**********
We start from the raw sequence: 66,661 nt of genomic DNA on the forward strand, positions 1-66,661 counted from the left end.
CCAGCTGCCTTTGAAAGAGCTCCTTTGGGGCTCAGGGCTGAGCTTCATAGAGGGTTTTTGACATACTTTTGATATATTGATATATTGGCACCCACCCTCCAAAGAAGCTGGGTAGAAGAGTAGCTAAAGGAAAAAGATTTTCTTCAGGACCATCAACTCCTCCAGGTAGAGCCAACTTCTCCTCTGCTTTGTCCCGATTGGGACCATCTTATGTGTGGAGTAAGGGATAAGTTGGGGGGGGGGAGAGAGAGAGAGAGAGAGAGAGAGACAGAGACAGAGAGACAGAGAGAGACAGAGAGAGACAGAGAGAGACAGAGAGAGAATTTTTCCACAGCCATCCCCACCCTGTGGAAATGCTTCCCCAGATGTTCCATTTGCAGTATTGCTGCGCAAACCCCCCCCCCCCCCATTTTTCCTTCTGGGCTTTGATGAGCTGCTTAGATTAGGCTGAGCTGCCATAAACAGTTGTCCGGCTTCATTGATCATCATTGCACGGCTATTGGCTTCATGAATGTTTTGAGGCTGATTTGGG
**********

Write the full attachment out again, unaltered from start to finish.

We start from the raw sequence: 66,661 nt of genomic DNA on the forward strand, positions 1-66,661 counted from the left end.
CCAGCTGCCTTTGAAAGAGCTCCTTTGGGGCTCAGGGCTGAGCTTCATAGAGGGTTTTTGACATACTTTTGATATATTGATATATTGGCACCCACCCTCCAAAGAAGCTGGGTAGAAGAGTAGCTAAAGGAAAAAGATTTTCTTCAGGACCATCAACTCCTCCAGGTAGAGCCAACTTCTCCTCTGCTTTGTCCCGATTGGGACCATCTTATGTGTGGAGTAAGGGATAAGTTGGGGGGGGGGAGAGAGAGAGAGAGAGAGAGAGAGACAGAGACAGAGAGACAGAGAGAGACAGAGAGAGACAGAGAGAGACAGAGAGAGAATTTTTCCACAGCCATCCCCACCCTGTGGAAATGCTTCCCCAGATGTTCCATTTGCAGTATTGCTGCGCAAACCCCCCCCCCCCCCATTTTTCCTTCTGGGCTTTGATGAGCTGCTTAGATTAGGCTGAGCTGCCATAAACAGTTGTCCGGCTTCATTGATCATCATTGCACGGCTATTGGCTTCATGAATGTTTTGAGGCTGATTTGGG